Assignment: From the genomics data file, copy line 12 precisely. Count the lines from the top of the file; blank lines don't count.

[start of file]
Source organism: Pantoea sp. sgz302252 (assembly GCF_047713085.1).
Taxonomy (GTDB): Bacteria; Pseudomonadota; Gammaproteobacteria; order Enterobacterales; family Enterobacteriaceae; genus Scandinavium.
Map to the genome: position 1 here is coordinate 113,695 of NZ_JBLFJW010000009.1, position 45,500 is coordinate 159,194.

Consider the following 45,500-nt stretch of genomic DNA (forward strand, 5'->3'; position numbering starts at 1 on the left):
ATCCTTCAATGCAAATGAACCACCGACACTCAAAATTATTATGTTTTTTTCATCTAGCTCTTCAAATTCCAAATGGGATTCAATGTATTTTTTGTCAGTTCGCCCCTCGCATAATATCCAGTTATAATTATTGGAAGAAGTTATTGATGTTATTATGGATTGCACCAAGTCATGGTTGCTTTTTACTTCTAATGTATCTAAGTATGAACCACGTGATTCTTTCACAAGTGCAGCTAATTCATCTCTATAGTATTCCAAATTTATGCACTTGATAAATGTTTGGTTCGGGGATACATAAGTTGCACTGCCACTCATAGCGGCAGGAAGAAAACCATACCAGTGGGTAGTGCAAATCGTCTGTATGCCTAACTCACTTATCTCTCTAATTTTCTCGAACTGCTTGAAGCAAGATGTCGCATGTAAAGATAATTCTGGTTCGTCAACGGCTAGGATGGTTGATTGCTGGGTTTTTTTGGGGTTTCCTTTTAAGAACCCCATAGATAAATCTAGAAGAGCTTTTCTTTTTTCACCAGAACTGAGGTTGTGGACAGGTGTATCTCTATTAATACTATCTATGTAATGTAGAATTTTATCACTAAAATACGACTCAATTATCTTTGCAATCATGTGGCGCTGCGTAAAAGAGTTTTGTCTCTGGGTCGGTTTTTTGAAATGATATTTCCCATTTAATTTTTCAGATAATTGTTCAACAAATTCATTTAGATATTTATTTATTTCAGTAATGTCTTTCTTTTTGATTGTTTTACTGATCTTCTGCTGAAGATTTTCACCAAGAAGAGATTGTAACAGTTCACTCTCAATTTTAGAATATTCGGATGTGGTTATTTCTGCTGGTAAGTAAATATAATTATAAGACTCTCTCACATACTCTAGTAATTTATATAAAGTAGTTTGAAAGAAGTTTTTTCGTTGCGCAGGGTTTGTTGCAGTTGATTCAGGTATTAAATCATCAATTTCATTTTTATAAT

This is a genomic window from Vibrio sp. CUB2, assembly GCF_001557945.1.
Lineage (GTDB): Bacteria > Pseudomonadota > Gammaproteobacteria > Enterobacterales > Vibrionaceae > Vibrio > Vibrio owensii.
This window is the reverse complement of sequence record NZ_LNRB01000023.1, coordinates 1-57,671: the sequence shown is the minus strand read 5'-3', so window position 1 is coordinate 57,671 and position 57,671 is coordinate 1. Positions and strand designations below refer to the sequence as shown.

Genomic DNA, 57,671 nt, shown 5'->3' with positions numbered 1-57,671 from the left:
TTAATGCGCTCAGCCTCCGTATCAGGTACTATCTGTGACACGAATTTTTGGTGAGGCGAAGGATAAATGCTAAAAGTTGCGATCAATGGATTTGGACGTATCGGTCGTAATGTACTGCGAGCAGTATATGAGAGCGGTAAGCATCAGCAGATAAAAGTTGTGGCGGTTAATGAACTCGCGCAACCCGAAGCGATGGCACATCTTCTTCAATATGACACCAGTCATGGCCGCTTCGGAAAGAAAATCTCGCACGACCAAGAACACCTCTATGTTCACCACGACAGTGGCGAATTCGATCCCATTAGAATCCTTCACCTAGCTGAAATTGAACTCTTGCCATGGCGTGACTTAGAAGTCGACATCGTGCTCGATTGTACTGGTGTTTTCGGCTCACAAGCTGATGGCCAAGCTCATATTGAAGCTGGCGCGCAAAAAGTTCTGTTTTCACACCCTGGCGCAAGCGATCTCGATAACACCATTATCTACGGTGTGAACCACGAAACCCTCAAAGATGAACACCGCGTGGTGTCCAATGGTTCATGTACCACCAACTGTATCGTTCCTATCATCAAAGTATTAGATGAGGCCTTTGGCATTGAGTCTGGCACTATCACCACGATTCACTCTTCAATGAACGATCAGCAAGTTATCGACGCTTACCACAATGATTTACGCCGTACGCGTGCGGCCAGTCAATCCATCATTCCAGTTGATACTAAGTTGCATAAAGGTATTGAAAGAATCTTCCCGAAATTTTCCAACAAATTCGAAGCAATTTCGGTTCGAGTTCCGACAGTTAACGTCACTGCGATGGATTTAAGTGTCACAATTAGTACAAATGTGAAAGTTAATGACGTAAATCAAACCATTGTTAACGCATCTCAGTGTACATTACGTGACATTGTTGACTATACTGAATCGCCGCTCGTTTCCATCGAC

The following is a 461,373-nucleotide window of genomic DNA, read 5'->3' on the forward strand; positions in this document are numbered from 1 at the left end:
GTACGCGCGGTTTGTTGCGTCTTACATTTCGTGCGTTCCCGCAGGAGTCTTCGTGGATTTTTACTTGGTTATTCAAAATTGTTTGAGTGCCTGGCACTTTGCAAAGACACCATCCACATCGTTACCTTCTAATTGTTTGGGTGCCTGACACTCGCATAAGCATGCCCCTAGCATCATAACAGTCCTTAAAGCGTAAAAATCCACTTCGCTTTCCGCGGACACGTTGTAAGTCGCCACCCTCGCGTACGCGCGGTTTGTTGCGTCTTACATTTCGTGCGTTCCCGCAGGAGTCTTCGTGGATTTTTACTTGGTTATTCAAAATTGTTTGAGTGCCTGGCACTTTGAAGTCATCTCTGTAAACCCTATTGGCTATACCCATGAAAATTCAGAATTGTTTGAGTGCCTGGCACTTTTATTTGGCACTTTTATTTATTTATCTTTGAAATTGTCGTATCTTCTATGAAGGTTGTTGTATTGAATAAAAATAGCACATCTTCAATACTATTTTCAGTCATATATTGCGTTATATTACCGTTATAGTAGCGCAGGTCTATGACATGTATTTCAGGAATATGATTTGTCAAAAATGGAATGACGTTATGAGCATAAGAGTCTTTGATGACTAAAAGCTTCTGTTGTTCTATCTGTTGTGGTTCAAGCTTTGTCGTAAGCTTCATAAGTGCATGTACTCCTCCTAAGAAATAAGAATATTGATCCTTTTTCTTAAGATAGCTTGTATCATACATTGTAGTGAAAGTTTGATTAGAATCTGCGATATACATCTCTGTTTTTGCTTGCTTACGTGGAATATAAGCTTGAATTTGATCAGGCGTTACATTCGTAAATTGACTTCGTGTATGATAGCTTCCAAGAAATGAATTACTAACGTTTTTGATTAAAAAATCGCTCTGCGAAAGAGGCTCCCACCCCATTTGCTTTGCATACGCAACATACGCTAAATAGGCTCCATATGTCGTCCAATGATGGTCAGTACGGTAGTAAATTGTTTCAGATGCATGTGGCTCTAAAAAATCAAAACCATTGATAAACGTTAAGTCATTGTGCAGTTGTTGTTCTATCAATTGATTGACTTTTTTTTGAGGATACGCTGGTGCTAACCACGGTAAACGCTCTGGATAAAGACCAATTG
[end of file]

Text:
GTACGCGCGGTTTGTTGCGTCTTACATTTCGTGCGTTCCCGCAGGAGTCTTCGTGGATTTTTACTTGGTTATTCAAAATTGTTTGAGTGCCTGGCACTTTGCAAAGACACCATCCACATCGTTACCTTCTAATTGTTTGGGTGCCTGACACTCGCATAAGCATGCCCCTAGCATCATAACAGTCCTTAAAGCGTAAAAATCCACTTCGCTTTCCGCGGACACGTTGTAAGTCGCCACCCTCGCGTACGCGCGGTTTGTTGCGTCTTACATTTCGTGCGTTCCCGCAGGAGTCTTCGTGGATTTTTACTTGGTTATTCAAAATTGTTTGAGTGCCTGGCACTTTGAAGTCATCTCTGTAAACCCTATTGGCTATACCCATGAAAATTCAGAATTGTTTGAGTGCCTGGCACTTTTATTTGGCACTTTTATTTATTTATCTTTGAAATTGTCGTATCTTCTATGAAGGTTGTTGTATTGAATAAAAATAGCACATCTTCAATACTATTTTCAGTCATATATTGCGTTATATTACCGTTATAGTAGCGCAGGTCTATGACATGTATTTCAGGAATATGATTTGTCAAAAATGGAATGACGTTATGAGCATAAGAGTCTTTGATGACTAAAAGCTTCTGTTGTTCTATCTGTTGTGGTTCAAGCTTTGTCGTAAGCTTCATAAGTGCATGTACTCCTCCTAAGAAATAAGAATATTGATCCTTTTTCTTAAGATAGCTTGTATCATACATTGTAGTGAAAGTTTGATTAGAATCTGCGATATACATCTCTGTTTTTGCTTGCTTACGTGGAATATAAGCTTGAATTTGATCAGGCGTTACATTCGTAAATTGACTTCGTGTATGATAGCTTCCAAGAAATGAATTACTAACGTTTTTGATTAAAAAATCGCTCTGCGAAAGAGGCTCCCACCCCATTTGCTTTGCATACGCAACATACGCTAAATAGGCTCCATATGTCGTCCAATGATGGTCAGTACGGTAGTAAATTGTTTCAGATGCATGTGGCTCTAAAAAATCAAAACCATTGATAAACGTTAAGTCATTGTGCAGTTGTTGTTCTATCAATTGATTGACTTTTTTTTGAGGATACGCTGGTGCTAACCACGGTAAACGCTCTGGATAAAGACCAATTG